Mr. Zaretsky is correct: ". . . all the [private] database does is help [the photographer] defeat an argument that he couldn't be found with a diligent search. Take the database provisions off the table, and the proposed legislation is even worse for authors." No doubt. If we are forced to have OW, we need some way - perhaps with the private databases - to ensure that infringers can't use a work they claim to be orphaned when the owner still has rights. But copyright law as it exists today - without Orphan Works at all - is much better than any of these proposed options.
In sum, if a photographer goes to the trouble and expense ($35-$45 per registration) of registering her photos with the US Copyright Office, she won't want to risk not registering with the private databases, as well, since, under the proposed House Bill, that additional registration will guarantee (except for the current margin of error for electronic searching) that she will still be eligible for statutory damages.
Thus, I repeat: for those photographers who register their photos with the Copyright Office, they also will have to register with the private databases to rebuff a potential OW defense and thus be eligible for statutory damages.
Jun 8, 2008
All Good Things May Come To An End
The best way to avoid heavy legal fees and controversy is by setting up the terms of the business by contract in the beginning, when things are cordial. A good start is Tad Crawford's book on "Business and Legal Forms for Photographers," available from Amazon by clicking in the "Recommended Reading" box in the right-hand column here. But it's always best to get an attorney to review your specific circumstances and tailor the contract.
Whatever you do in business, it's best to have a bit of pessimism when you are most optimistic.
Take my advice; get professional help.
Technorati Tags: contracts, photography business
Jun 6, 2008
Learn About Contracts!
Fortunately, help is available from The Kernochan Center for Law, Media, and the Arts at Columbia University. The Center's website, www.keepyourcopyrights.org, in addition to providing information on copyright law, helps artists to decipher the language of contracts that exploit rights in their works and to understand which terms are reasonable. The Center reviews actual contracts online.
Find Your Infringements!
Jun 5, 2008
They Still Don't Get It
While it is true that OW does not make registration with the private registries mandatory, registration will be required if photographers want the same protection for their works as they have now. Specifically, for those photographers who register their photos with the Copyright Office, they also would have to register with the private registeries to rebuff a potential OW defense and thus be eligible for statutory damages, the primary weapon that creatives have to fight infringements.
Currently, copyright infringement is a commonplace occurrence, even by major corporations that should know better. But perhaps the infringers do know better and are taking a calculated risk that the infringements won't be found, even with the possibility of having to pay statutory damages. Most of the excuses are laughable, but the infringers still don't want to pay for their "mistakes." OW will provide them another excuse - "we conducted a 'diligent search' for the copyright owner but could not find him." That's because the copyright owner took the advice of PK or ALB and didn't register with the private registries, because it wasn't required.
Even now, if a photographer does everything possible to protect her work - registers her photo with US Copyright Office, puts a watermark of her copyright notice on the photo and embeds meta data in the photo file with her contact info, disables right click on her website - her work is often infringed. All of these protections are easily overridden (an infringer can strip the metadata, clone out or crop the watermark, override the right-click disable). The photo that has been stripped of these protections can be distributed throughout the world in seconds, thus leading to "innocent" infringements. The potential to be awarded statutory damages is the last defense against unauthorized use. But the OW Act takes away the statutory damages option unless the photographer registers the work with the private registry/registries, as well. Moreover, there is no guarantee that the photo will be found on the registries because the current technology is not foolproof. Finally, registration with the private registries likely won't be free. Perhaps the proponents of OW will pay?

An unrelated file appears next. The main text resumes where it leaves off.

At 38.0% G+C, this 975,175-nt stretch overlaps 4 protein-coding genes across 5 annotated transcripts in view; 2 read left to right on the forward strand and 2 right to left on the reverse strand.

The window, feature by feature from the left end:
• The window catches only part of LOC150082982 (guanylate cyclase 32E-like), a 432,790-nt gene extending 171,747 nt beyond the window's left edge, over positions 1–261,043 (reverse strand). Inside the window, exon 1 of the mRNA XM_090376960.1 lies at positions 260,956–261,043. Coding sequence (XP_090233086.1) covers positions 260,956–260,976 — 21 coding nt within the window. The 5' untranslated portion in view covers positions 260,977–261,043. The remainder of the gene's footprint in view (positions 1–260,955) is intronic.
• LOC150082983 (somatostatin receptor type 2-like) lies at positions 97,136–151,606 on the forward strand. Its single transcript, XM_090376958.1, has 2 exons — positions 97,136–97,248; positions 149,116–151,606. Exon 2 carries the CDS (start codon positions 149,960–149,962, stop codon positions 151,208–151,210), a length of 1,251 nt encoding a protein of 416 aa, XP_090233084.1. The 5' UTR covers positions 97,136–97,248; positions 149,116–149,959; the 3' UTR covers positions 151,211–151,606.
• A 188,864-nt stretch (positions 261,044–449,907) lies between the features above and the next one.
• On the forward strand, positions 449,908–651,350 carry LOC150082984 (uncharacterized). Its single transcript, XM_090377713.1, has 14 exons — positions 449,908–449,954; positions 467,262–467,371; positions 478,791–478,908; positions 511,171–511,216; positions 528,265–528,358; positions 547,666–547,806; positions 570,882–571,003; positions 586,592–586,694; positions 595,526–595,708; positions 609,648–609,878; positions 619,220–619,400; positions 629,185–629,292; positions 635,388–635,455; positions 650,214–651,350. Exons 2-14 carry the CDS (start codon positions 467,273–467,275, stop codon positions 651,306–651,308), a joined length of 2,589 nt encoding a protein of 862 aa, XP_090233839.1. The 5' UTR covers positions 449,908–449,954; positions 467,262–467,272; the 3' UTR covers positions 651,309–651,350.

In sum, the current OW bills weaken the rights of creatives. So who really is under a misconception?
Jun 3, 2008
One Man's Trash Is Another Man's Treasure
Fontaine's attorney explained:
Robert (Fontaine) goes to the post office one day and sees all this junk piled up on the street. He pulls out of the trash three rolls of what are called chromes. The rolls had numerous 30-inch-by-30-inch sheets of what looked like negatives. All of a sudden it all dawned on him that this is Rauschenberg's, kind of, trash. The signatures on the pieces are apparently Rauschenberg's. It appears Rauschenberg threw this stuff away.
Generally, when you put your trash on the street, the items are considered abandoned for anyone to claim. Even the US Supreme Court has held that you have no privacy interest in your trash, so the police can go through it.
But under the Visual Artist's Right Act ("VARA"), an artist whose work meets the requirements can put limits on his work. Specifically, the author of a work of visual art -
(1) shall have the right -
(A) to claim authorship of that work, and
(B) to prevent the use of his or her name as the author of any work of visual art
which he or she did not create;
(2) shall have the right to prevent the use of his or her name as the author of the work of visual art in the event of a distortion, mutilation, or other modification of the work which would be prejudicial to his or her honor or reputation . . .
See 17 USC Section 106(A).
For photographers, the VARA only applies to "a still photographic image produced for exhibition purposes only, existing in a single copy that is signed by the author, or in a limited edition of 200 copies or fewer that are signed and consecutively numbered by the author." Unfortunately, we will not know how a court would have ruled on the Rauschenberg case. Mr. Rauschenberg has recently passed away; his VARA rights ended with his death.
The moral to the story: if you don't want your "rejects" displayed, make sure they are destroyed!
p.s. The Copyright Office has a report on waiver of the VARA that includes some history and comparison of the VARA to other nation's "moral rights" protection for artists.